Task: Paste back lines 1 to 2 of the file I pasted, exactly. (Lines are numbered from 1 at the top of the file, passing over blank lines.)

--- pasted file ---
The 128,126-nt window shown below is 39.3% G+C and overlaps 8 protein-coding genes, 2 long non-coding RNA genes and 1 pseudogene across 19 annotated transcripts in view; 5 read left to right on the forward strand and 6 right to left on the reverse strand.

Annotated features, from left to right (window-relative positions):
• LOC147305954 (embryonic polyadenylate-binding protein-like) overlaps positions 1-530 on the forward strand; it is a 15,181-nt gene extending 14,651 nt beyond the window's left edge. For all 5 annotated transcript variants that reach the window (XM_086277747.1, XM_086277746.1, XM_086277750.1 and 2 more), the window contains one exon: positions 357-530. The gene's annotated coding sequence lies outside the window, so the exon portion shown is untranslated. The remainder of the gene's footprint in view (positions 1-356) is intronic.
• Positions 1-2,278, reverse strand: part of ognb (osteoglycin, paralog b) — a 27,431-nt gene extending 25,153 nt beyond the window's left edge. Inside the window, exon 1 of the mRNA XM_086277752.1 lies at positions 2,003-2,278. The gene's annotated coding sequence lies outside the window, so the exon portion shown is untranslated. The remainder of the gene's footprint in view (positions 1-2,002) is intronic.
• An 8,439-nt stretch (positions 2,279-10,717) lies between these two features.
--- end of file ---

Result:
The 128,126-nt window shown below is 39.3% G+C and overlaps 8 protein-coding genes, 2 long non-coding RNA genes and 1 pseudogene across 19 annotated transcripts in view; 5 read left to right on the forward strand and 6 right to left on the reverse strand.

Annotated features, from left to right (window-relative positions):